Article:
9. Having attended a high-level terminal MA program with perennial funding issues, I have a somewhat different take. While I completely agree with posters above that the purpose of graduate study in philosophy is, or at least ought to be, focusing less on academic job placement, the purpose of terminal MA programs is not changing in this way. While other options are (lightly) discussed at my program, and choosing not to go into academia isn't stigmatized, the curriculum, organization of the department, and baseline social expectation is that students will at least be attempting to continue into a PhD program. This is an explicit primary goal of the program, and funding someone who wasn't on that pathway would, to a degree, run counter to its mission. With this in mind, here's what I want to ask you: why do you need the degree? Is it because you think having an MA will be good for a nonacademic career? Unless your specific situation gives you strong evidence for this, it's probably less true than you think (cf. here). Just in case you do in fact want to adjunct later? This may be harder to do with just an MA than you think. Because you want to do some graduate-level work and/or write a thesis? You can do this without even formally enrolling in many cases - my MA has a guy in it who's been auditing classes for more than 10 years, and he works just as hard as everyone else. Because you want to be able to get the formal reward for the work you plan to put in? I think this one's actually a decent reason for wanting the degree, but I'm not sure it justifies seeking a funded spot. I think if you have the ability to sit in on or audit some graduate classes, you should start there. Departments are often very accommodating of people who want to be in their classrooms just because they really like philosophy, especially if they're also actually good at it. I suggest this as a starting point because you may find that this is "enough" for you, solving your concern about taking funding without costing you a lot of money. If you still want more, you can always formally apply to programs, at which point having audited grad classes can only help your applications - and at which point you should have no qualms about accepting funding.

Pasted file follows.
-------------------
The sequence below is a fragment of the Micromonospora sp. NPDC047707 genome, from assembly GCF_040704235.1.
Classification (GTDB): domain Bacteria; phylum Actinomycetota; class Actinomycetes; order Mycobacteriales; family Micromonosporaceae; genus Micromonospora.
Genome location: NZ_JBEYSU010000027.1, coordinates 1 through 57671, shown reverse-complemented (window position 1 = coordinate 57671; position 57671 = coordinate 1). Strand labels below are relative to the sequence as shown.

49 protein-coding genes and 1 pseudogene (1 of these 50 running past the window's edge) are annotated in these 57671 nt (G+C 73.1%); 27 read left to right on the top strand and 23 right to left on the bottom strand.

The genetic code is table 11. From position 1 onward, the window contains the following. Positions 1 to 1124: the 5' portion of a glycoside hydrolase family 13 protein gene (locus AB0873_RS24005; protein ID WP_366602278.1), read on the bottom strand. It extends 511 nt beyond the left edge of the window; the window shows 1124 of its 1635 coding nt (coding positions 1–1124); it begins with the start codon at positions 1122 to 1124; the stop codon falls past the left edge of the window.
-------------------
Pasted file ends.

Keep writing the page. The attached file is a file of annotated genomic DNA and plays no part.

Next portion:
10. Yes! You're getting in this year, I can feel it.
  11. I know someone who did his undergrad there. Nothing but good things to say about it!
  12. The ~$2000 in academic fees. There's bipartisan support for a reduction, including from the governor, so those are likely to fall by some as-yet-undetermined amount. The union will continue lobbying for a 100% waiver, and might actually get it. (Yes, I'm heavily involved with the union, how could you tell?)
  13. And I thought my voyeurism was bad!
  14. A note on funding for FSU acceptees (@Naruto, @Nichi, @PhDorBUST, and especially any others who haven't posted): annual collective bargaining between the GA union and administration and possible Florida legislation on graduate student fee waivers are both likely to affect the value of your funding package between now and your visit/final decision. You don't have to talk to me specifically, but please keep abreast of this somehow before you commit - the shift might be on the order of a couple thousand dollars depending on how things go, and you should know where things stand before you lock yourself into anything.
  15. Yay! You should message me! And come visit if you can!